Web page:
The PI3K-AKT-mTOR signal transduction pathway regulates a variety of biological processes including cell growth, cell cycle progression and proliferation, cellular metabolism, and cytoskeleton reorganization. Fine-tuning of the phosphatidylinositol 3-kinase (PI3K) pathway signaling output is essential for the maintenance of tissue homeostasis and uncontrolled activation of this cascade leads to a number of human pathologies including cancer. Inactivation of the tumor suppressor phosphatase and tensin homologue deleted on Chromosome 10 (PTEN) and/or activating mutations in the proto-typical lipid kinase PI3K have emerged as some of the most frequent events associated with human cancer and as a result the PI3K pathway has become a highly sought-after target for cancer therapies. In this review we summarize the essential role of the PTEN-PI3K axis in controlling cellular behaviors by modulating activation of key proto-oncogenic molecular nodes and functional targets. Further, we highlight important functional redundancies and peculiarities of these two critical enzymes that over the last few decades have become a central part of the cancer research field and have instructed hundreds of pre-clinical and clinical trials to better cancer treatments.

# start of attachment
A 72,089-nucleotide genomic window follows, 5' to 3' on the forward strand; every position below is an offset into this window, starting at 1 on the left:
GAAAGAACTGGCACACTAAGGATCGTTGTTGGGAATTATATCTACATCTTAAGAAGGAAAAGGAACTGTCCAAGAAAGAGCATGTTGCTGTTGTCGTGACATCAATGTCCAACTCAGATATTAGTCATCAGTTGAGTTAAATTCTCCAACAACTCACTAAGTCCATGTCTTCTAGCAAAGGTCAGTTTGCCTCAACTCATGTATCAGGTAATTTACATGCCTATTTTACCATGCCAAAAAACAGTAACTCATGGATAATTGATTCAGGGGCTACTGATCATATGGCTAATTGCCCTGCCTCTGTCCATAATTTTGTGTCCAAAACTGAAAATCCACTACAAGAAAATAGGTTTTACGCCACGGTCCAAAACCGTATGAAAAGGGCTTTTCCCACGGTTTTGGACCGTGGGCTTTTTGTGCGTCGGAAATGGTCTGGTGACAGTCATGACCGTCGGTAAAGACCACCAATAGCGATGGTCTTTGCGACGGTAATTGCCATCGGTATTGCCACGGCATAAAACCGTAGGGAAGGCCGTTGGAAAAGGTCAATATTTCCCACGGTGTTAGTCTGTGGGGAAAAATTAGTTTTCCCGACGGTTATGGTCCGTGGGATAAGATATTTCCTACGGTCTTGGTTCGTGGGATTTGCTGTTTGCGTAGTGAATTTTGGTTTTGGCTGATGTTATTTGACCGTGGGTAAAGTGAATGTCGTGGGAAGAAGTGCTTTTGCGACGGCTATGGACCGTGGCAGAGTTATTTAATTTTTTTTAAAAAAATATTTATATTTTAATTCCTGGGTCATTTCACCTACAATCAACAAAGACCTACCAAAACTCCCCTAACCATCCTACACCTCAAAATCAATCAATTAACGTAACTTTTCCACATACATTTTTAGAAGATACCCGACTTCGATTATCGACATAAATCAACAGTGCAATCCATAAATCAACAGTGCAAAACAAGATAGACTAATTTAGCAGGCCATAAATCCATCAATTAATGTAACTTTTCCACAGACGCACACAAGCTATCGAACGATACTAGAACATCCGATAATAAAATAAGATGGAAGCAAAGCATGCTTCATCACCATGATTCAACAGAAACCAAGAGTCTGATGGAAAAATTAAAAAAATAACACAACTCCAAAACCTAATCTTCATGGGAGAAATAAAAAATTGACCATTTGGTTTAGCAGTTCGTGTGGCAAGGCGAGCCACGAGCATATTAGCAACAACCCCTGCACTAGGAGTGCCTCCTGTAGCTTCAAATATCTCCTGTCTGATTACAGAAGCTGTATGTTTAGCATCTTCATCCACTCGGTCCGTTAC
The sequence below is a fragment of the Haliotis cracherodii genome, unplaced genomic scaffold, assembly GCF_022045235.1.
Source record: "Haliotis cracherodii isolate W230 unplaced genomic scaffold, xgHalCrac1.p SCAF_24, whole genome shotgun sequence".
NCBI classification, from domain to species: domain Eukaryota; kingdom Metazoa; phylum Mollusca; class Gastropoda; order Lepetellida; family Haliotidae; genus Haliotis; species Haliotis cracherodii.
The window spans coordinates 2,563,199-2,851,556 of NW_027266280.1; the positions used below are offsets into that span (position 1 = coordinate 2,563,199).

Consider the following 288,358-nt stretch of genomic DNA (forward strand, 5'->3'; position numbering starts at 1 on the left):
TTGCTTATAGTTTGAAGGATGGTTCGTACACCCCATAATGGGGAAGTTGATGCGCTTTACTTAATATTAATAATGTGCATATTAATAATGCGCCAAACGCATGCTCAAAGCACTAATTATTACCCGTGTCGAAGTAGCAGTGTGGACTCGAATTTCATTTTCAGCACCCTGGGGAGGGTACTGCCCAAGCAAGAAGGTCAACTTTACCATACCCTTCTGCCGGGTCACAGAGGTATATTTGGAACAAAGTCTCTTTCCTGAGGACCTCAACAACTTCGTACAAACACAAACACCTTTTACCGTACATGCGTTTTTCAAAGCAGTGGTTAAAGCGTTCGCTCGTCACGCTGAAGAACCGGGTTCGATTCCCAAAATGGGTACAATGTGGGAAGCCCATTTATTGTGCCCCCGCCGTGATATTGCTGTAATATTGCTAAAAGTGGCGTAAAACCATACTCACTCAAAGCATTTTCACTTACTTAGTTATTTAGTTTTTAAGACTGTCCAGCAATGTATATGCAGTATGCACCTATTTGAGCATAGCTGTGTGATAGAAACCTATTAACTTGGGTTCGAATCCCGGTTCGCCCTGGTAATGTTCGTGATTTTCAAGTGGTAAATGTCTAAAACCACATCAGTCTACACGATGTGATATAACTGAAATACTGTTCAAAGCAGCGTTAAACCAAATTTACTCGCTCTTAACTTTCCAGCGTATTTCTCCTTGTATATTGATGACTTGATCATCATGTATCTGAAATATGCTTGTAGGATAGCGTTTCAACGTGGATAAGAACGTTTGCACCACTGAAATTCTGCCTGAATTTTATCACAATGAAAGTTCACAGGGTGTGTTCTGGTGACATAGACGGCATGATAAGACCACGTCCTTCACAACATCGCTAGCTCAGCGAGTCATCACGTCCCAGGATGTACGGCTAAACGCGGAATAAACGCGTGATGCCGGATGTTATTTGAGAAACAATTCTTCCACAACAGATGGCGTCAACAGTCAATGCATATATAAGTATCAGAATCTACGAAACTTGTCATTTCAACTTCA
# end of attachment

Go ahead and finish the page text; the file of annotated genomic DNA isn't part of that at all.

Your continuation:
- cancer predisposition syndromes
- mouse models of human cancer
- targeted therapies